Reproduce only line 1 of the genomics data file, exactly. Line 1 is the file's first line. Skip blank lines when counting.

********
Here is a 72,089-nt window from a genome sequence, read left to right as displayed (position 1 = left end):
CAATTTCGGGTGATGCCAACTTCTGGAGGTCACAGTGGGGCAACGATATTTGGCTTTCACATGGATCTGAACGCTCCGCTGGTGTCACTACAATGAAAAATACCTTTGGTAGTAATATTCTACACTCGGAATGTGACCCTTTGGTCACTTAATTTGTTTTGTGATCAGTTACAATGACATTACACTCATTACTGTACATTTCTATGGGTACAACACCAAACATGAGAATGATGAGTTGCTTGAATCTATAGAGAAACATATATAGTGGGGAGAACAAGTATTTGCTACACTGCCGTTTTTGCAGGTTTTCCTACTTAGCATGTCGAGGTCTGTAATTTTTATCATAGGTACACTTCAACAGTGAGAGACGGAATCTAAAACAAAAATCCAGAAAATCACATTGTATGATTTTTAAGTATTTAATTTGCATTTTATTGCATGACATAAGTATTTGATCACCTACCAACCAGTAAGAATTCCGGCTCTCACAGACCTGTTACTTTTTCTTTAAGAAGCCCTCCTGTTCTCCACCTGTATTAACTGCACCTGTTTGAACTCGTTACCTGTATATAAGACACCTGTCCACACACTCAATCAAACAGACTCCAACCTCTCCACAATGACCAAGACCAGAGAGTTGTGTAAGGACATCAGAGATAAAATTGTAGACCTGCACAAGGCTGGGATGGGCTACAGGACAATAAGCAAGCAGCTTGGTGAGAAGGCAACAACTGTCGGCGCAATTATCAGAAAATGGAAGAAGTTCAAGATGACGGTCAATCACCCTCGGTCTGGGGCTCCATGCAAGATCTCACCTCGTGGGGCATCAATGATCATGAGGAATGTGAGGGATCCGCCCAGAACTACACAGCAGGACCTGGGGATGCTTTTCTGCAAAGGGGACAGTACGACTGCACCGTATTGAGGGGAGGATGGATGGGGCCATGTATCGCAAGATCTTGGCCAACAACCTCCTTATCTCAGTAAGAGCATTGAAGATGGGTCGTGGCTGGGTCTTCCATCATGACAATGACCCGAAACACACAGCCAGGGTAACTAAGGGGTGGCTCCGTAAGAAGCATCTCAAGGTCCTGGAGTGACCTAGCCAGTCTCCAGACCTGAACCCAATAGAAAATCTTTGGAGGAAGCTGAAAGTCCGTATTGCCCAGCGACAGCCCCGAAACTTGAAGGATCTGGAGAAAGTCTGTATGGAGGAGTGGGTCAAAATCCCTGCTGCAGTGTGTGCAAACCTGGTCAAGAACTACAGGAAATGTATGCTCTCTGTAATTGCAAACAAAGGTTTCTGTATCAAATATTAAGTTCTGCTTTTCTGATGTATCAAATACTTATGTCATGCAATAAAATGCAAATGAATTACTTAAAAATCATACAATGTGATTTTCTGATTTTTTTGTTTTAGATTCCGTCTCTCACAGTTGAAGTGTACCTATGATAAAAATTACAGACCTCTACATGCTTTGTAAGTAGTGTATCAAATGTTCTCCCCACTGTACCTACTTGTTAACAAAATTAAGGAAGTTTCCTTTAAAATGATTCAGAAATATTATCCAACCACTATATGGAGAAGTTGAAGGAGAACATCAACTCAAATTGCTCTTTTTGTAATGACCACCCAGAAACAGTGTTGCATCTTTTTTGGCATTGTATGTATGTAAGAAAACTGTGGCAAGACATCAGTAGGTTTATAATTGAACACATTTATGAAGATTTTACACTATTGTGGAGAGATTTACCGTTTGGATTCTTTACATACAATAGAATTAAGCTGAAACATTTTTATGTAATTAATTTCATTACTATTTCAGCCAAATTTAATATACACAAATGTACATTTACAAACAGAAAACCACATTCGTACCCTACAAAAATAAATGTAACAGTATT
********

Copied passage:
Here is a 72,089-nt window from a genome sequence, read left to right as displayed (position 1 = left end):